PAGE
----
In what would become my favourite interview for the blog thus far, I met Menno Versteeg, lead singer of Hollerado, at the Piston in Toronto. Hollerado had just finished their set, ending with “Do the doot da doot doo.”It was the first night of the craziness that is North by Northeast in Toronto.
I thought that when I wrote this article it would be solely about the band and their music, but with Hollerado the picture is a lot bigger. They are a huge contributor to the Canadian music scene, and it could not have been more evident during the interview. During the interview Joel Clifton from Dinosaur Bones stopped by to say hi to Menno, as well as Andrew Alba, one of the hosts from AUX TV.
Anyways, I suppose I should get to the band. The members of Hollerado grew up together on the same street in Manotick, Ont. They played in a cover band.
“We only had one bar in our town, and everybody knows everybody so you can’t drink at the bar because they know you’re underage. So we would play in the bar so we could drink,” Menno said. They played covers of old Yardbirds and Rolling Stones songs.
I was surprised to learn that Hollerado have moved out of their residence in Montreal and are now living out of their van. “We’re nomads,” Menno said.
Not that they’re poor in any way. At the end of last year they won an Ottawa battle of the bands, using the prize money to form their own record label, Royal Mountain Records.
Since Record in a Bag was released in physical form earlier this year they have risen and risen. It made me wonder how it happened.
“I really have no idea,” Menno said. “I know we work our asses off… We were lucky, we got lucky, I don’t know…”
Record in a Bag was certainly unique when it was released to stores- it is literally a CD in a Ziploc bag, also filled with confetti and other assorted prizes. Their first wildly popular single is “Juliette,” a song Menno explained was, yes, about a death. However the song is meant to be seen as a celebration of a really spectacular life. The video even featured Canadian actress Margot Kidder.
Menno has said their next release will probably just be a normal record, which prompted me to ask him what else he might want in a bag.
His answers: the meaning of life in a bag, and beer in a bag, a discovery he made while on tour in China.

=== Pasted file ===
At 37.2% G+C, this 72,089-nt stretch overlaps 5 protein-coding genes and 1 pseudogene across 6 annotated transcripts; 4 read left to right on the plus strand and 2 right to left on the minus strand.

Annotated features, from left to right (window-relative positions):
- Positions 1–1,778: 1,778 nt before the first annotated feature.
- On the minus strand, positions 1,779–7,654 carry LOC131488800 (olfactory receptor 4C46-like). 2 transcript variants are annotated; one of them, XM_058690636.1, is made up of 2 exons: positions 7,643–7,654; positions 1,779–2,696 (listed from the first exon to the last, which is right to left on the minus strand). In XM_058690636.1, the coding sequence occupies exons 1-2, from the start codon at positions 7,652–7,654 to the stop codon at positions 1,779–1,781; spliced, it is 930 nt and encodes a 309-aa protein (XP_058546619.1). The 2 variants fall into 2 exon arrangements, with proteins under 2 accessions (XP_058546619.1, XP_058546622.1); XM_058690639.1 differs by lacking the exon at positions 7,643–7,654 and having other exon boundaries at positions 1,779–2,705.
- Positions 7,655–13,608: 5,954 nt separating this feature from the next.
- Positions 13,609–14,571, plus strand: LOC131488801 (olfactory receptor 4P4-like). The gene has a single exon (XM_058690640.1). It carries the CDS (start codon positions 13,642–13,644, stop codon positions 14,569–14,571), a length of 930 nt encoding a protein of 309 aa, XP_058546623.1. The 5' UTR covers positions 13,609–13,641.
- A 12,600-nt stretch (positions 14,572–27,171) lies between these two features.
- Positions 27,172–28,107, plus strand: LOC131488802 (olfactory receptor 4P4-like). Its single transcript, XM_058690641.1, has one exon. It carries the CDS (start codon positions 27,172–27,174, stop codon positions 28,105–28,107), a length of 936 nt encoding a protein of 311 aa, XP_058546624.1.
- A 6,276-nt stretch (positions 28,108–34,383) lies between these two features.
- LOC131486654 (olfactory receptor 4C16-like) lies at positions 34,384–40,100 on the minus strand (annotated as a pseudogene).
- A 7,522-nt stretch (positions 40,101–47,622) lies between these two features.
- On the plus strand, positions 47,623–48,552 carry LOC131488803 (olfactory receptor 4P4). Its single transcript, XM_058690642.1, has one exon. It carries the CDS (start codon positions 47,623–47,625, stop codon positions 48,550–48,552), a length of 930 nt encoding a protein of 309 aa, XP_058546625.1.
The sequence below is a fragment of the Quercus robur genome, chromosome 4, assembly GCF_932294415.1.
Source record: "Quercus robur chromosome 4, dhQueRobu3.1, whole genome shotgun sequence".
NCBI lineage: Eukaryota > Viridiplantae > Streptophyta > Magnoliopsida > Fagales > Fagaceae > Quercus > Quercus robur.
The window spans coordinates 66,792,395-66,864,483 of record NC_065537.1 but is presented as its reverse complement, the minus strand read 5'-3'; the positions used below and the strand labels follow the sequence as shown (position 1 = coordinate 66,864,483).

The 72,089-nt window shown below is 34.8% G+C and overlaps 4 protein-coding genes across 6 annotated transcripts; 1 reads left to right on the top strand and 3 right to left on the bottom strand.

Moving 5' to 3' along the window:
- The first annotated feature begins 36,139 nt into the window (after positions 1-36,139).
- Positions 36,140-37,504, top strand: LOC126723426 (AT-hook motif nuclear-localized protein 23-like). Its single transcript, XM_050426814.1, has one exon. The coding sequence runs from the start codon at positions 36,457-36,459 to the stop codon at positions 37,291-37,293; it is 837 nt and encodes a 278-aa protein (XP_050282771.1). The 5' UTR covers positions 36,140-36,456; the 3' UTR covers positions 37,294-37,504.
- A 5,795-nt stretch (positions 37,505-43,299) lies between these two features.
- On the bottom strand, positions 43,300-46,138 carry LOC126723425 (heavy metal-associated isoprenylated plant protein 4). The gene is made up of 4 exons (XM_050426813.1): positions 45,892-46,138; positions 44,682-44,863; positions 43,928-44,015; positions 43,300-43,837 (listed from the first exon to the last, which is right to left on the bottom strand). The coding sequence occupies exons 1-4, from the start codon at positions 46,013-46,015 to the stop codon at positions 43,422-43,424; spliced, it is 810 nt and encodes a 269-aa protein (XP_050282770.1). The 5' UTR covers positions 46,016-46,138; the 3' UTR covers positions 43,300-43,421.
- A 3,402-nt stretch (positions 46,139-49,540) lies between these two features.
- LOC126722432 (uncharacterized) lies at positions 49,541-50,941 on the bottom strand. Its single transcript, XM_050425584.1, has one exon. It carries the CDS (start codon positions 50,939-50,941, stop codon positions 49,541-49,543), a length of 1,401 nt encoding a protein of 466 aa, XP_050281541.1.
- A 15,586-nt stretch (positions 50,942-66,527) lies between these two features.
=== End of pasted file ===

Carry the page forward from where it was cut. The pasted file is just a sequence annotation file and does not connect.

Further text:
Hollerado, aside from being an incredible rock band, are also inventors in the making.
“We’ve got a lot of inventions up our sleeve,” Menno said. “We can’t tell them, [because] they’re not made yet… A type of alarm clock and a type of duck… You’ll hear about it soon.”
Hollerado, aside from being an incredible rock band and inventors in the making, are also one of the most involved bands in the independent scene. They gave away their old van to a Montreal band called Mille Monarques, and they’re apparently still getting emails from bands asking for the van.
“We got one today, [and it said]: ‘Hi, we’re in grade nine, we have one song and we’re going to make a music video for it. We’re too young to drive but we would like your van. We only have one drum and a guitar and a harmonica. Can we have the van?’ I want to give them a consolation prize,” Menno said.
Menno believes very strongly in helping out other bands. He said that Hollerado wouldn’t be where they are now if people didn’t believe in them, so they have to show that they believe in other bands by doing whatever they can to help them. Menno said that this concept is extremely important in a music community.
So what does the future hold for Hollerado?
“The one I’ve learned is to expect nothing. Maybe someone could come up and say ‘Come play at my house.’ Or someone could say ‘Your van just got stolen and North by Northeast is canceled because you don’t have any gear.’ I don’t fucking know,” Menno said with a laugh.
When I asked him which Canadian artists he was listening to, he said Molly Rankin, a Prince Edward Island folk-pop artist who played before Hollerado at the Piston show. This led Menno to go and grab her She EP for me and to also make me interview her.
Molly Rankin grew up with a Celtic background but ended up looking into a “Smiths/Kinks/Roy Orbison thing.”
“I can’t deny that there’s a Celtic influence, ” she said. “But I’m definitely moving towards the latter.”
Molly was originally going to stay in PEI only for one summer but ended up staying permanently because she found the community to be so thriving and supportive. And PEI has definitely produced some stellar bands like the Danks, Two Hours Traffic, Smothered in Hugs and Boxer the Horse.
Many PEI musicians appear on the She EP “doing favours” as Molly put it. She mentioned how musicians would drive for hours to help her out to be rewarded only with beer. This being her debut, I wondered how she sees her future.
“I’d like to tour the EP a little more… ideally I’d like to put out an LP and just kind of condense the sound,” she said.
As for Canadian artists she’s listening to, Hollerado and Boxer the Horse (she waxed poetic about both). Expect a review of the She EP sometime soon.
The night was certainly one that I won’t soon forget, and this is only the beginning of NXNE.